The nominal value or dollar value of a security stated by the issuer. For stocks, it is the original cost of the stock shown on the certificate. For bonds, it is the amount paid to the holder at maturity (generally $1,000). Also known as "par value" or simply "par".

https://www.exchange-handbook.co.uk/index.cfm?section=glossary&first_letter=P

Par value The amount, exclusive of interest or premium, due to a security holder at maturity. The face value (par value) of a security is shown on the face of the security's certificate.


http://www.nwg.co.uk/Shareholderglossary.aspx
Nominal Value
Sometimes known as par value, this is the face value of a security as opposed to its market value. In the case of a Bond it represents the principal sum due on redemption.


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Joeri Van Liefferinge  Identity Verified
Belgium
Local time: 20:58
Member (2002)
English to Dutch
+ ...
Synonyms Jun 6, 2007

Face value and nominal value are synonyms, so I don't see what could be wrong about your translation. I guess it's a terminological preference of the client, or an editor who is afraid of the competition and thinks you might "steal his work" with this client... It wouldn't be the first...

Joeri


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Patricia Lane  Identity Verified
France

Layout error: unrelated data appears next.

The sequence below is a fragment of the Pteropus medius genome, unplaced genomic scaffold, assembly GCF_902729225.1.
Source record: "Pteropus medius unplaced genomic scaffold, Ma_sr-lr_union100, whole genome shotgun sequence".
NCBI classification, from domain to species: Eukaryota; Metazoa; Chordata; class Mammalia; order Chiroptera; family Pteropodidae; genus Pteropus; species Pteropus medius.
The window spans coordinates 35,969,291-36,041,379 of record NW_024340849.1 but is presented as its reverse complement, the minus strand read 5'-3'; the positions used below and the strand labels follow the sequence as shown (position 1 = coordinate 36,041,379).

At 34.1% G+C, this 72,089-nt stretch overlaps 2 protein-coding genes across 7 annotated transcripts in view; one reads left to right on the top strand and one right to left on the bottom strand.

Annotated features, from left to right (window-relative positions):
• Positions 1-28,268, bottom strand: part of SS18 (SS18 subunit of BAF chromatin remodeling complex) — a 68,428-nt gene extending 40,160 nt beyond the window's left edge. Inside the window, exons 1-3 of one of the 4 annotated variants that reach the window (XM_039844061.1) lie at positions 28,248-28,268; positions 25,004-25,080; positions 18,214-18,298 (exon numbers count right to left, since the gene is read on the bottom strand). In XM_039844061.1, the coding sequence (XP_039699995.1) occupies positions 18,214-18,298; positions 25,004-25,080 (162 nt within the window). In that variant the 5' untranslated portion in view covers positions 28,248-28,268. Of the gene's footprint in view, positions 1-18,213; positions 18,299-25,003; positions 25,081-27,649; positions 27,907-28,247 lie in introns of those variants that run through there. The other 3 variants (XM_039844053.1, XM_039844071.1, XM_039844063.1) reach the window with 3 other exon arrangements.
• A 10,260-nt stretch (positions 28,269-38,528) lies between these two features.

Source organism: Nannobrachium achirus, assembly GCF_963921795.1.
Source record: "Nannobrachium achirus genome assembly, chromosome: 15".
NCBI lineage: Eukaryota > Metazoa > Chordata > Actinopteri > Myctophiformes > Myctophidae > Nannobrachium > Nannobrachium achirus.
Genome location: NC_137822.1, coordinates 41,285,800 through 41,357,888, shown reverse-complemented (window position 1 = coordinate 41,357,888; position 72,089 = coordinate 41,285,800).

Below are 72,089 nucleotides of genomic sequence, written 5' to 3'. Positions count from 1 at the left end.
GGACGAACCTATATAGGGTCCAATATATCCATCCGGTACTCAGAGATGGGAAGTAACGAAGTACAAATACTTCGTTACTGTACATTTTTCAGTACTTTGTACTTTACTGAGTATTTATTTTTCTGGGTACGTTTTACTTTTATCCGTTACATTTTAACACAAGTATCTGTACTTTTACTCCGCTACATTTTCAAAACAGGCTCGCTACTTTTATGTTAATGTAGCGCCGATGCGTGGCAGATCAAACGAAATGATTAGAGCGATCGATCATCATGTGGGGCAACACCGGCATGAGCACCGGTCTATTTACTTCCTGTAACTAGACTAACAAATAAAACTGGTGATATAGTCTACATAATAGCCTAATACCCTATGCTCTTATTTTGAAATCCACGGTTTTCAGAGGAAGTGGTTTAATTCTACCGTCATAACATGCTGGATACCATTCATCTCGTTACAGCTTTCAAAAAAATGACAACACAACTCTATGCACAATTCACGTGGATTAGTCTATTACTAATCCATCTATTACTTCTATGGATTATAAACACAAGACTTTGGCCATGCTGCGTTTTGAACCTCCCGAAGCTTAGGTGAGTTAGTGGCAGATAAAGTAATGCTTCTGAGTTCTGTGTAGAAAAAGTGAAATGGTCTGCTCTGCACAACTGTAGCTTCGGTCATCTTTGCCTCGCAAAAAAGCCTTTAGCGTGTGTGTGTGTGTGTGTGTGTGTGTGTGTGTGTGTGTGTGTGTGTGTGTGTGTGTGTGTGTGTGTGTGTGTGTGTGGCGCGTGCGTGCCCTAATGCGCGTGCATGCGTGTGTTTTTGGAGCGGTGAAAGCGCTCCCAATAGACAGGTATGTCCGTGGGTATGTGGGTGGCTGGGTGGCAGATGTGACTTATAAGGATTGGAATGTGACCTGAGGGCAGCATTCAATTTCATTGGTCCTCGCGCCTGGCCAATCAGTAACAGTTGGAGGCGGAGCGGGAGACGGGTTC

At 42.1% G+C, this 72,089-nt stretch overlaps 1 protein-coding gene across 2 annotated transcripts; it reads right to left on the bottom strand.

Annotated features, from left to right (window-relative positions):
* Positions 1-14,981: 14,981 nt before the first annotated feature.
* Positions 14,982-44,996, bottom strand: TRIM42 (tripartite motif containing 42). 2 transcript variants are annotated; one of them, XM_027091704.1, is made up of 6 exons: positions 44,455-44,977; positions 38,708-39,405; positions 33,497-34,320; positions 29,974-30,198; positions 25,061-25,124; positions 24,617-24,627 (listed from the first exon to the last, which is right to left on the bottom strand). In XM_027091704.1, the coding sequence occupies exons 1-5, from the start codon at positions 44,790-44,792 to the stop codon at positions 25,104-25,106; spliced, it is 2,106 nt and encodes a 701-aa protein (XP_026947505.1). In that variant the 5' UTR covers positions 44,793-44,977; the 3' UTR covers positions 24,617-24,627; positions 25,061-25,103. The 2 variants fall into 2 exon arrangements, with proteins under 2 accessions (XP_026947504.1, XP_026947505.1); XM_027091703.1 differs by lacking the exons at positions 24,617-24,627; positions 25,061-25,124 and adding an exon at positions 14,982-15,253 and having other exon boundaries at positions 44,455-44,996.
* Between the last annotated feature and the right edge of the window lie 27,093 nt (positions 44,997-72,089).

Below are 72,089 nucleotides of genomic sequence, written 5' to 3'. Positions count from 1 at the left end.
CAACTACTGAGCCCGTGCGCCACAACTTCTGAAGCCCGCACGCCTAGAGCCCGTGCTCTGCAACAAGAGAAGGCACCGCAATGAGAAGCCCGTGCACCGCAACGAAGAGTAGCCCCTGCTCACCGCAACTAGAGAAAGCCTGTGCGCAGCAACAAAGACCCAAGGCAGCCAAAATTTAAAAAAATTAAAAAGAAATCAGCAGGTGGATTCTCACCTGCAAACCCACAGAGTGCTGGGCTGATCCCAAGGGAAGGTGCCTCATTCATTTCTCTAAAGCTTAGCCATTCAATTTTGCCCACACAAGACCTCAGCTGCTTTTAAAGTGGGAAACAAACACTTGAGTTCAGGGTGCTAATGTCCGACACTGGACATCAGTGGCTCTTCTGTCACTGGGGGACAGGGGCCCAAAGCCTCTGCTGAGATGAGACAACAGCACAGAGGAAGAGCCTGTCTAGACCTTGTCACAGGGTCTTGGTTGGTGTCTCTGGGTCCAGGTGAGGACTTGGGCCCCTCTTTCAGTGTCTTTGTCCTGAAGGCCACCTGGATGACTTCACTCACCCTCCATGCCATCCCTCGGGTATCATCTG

Local time: 20:58
French to English
+ ...
One more Jun 6, 2007

out of a long list of reasons why one should refuse unpaid tests!

Sorry that to top it off, they managed to unsettle you Jenny!

Patricia


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xxxCMJ_Trans
Local time: 20:58
French to English
+ ...
Just a thought.... Jun 6, 2007

unless of course it was not a real test but a way to get a job done for nothing...

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RobinB  Identity Verified
Germany
Local time: 20:58
German to English
It depends.... Jun 6, 2007

Jenny,

You don't say what class of securities the "valeur nominale" referred to. While "face value" would certainly be OK for eg debt instruments (bonds, etc.), I would personally mark it as an error if used for eg equities (par value) or derivatives (notional value). I would also prefer "principal amount" for debt securities, to be perfectly honest. And "nominal amount" for cash (liquid assets).

While it's true at one level that all of these terms are synonyms, there are market conventions that any translator would be wise to observe.

I spend much of my time revising translations, and I also check the (unpaid!) translation tests we ask applicants for full-time positions to do, and which we also send to some of the very small number of freelances we work with.